Sometimes it’s a success just to “get ‘er done.” And so Circle Dance Kitsilano is launched.
And that’s what we did on Saturday. Bina and I (and Surita of course) arrived at 9:30am to begin circle dancing at 10am. Here’s a tip: Don’t ever schedule your group for the first event for an event that goes from 10 am to 3 pm.
There were half hour events scheduled all day long, and most of the people in the hall were dressed for their square dance event that was next on the lineup.
So there were 7 of us at peak time. We’d particularly planned a family friendly event, but Surita and Juliet were enjoying looking around the hall for most of the time, and I got to watch the mothers, dancing but also watching the kids.
We’ll call that one a dress rehearsal more than a launch.
More people talking (pretty loudly) than dancing and one of the few people who responded, I saw later and said, “Oh, darn! I *really* wanted to come but caught up with face painting.”
The coffee for volunteers was hot and strong. I got a free reflective sash from Walk and Be Seen and hugs from Joanne and others.
And… we are launched. Looking forward to the evening sessions where people will RSVP and there won’t be a dozen other activities happening simultaneously.
What I learned:
I’d got the tip to start with energetic ones first and that was a good idea.
Because the laptop wasn’t in easy reach and the volunteer who was ready to help, didn’t really know what we had planned, we just let the sequence go on from one song to the next and that actually worked just fine. I taught the dances during the first sequence, and had chosen dances that were about 5-7 minutes each.
A centrepiece is important (I knew that, but because I was caught up with organizing playlists etc it was only the night before when I realized I needed to do that. With kids I think an intriguing centrepiece that draws them to the centre is a good idea. Both kids came in to examine and danced for a bit before they went exploring.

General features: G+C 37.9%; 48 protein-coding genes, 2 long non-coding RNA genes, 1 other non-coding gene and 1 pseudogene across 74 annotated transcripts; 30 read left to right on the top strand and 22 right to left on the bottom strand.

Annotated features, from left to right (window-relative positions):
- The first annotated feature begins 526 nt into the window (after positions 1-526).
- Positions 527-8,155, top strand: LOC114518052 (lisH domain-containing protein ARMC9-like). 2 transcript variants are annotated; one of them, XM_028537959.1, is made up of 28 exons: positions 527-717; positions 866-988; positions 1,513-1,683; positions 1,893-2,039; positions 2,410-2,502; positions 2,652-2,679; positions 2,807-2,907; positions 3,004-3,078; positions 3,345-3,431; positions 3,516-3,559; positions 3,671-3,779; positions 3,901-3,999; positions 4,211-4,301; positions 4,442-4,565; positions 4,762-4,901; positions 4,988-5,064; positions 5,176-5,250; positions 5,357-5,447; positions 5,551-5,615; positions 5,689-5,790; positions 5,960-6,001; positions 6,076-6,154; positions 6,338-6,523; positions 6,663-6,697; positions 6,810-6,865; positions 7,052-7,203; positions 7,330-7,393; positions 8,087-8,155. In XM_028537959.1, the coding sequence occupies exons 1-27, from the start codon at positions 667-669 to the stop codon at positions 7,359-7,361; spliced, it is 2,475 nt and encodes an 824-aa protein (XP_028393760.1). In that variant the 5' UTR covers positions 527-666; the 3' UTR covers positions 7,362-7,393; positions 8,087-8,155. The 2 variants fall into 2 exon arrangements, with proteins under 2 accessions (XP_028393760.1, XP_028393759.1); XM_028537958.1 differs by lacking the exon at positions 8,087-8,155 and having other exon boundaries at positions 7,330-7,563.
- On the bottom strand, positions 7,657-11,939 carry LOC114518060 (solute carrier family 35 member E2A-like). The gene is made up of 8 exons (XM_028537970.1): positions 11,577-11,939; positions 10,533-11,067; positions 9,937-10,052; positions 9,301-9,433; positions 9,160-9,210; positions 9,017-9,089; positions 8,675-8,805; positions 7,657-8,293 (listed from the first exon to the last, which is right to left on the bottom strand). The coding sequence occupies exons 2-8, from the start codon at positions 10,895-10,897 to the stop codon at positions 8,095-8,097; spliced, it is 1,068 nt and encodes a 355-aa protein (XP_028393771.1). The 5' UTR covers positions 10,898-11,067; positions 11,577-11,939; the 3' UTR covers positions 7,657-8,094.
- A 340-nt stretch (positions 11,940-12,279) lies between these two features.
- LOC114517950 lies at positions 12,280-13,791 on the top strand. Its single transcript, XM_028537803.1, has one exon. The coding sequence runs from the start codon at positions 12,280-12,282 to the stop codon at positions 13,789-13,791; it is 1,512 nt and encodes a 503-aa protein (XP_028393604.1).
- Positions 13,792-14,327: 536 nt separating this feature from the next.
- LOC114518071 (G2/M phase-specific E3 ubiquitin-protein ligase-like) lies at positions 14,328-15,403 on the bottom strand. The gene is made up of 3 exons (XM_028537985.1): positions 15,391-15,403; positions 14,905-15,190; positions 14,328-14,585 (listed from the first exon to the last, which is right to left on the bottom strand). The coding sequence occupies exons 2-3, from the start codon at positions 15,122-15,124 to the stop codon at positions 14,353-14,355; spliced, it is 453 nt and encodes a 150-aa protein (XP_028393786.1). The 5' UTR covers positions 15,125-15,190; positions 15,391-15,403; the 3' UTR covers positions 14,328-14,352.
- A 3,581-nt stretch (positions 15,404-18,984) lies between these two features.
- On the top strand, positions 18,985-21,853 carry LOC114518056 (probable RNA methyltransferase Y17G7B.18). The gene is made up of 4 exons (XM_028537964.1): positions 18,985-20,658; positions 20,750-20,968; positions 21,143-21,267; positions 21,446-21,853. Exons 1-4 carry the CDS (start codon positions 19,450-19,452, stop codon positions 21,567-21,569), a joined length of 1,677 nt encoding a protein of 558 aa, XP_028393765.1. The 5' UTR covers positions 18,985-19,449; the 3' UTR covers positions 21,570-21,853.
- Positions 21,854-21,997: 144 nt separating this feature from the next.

Ask the organizers to quiet people down and round other people up and to help move chairs etc. Send them the plan in advance and also print it out to hand to them so you’re in sync with each other. (we weren’t!) Make sure the greeters know what you’re doing so they can welcome people and send them up. With more people on our team, we could actually have had someone downstairs from 9:45 on playing music on a laptop and maybe even demonstrating. Later I realized that many of the neighbourhood people who show up for everything were busy with their own booths: demonstrating origami, straw painting, Mexican cut-outs, face-painting, etc. etc.
The sequence worked well. We did “Make New Friends” (repeated many times) to learn the grapevine. I’d found a version that has two claps before each verse, so that was helpful. Then I did “Thank you for this day” as the steps are pretty easy and energetic.
Bina did “I am a walking tree” which was pretty free form.
I did “One” and “As One” as they were the settling down ones that worked quite well. With kids I think if you had a focused group you could actually do some poetry with them to develop additional lyrics for One. My own proposed additional verse is:
- One for the day and one for the night;
- One for the dark and one for the light.
And then we played “Dem Bones” by Fats Waller in honour of Hallowe’en which was scheduled to end exactly at 10:30. Unfortunately the MC took the mike at 10:28 so we didn’t have the photo finish I was hoping for. We just did this free form, but it worked really well and had a couple of new people join us (Probably had arrived on site at 10am and only just managed to find their way there.)
Sure, if our monthly evening sessions go well and we develop a group of neighbourhood families to circle dance together, I’d agree to do it again.. with a whole group of regulars there.
And we’re launched! and that’s a good thing.
I’ll post some photos once they’re available.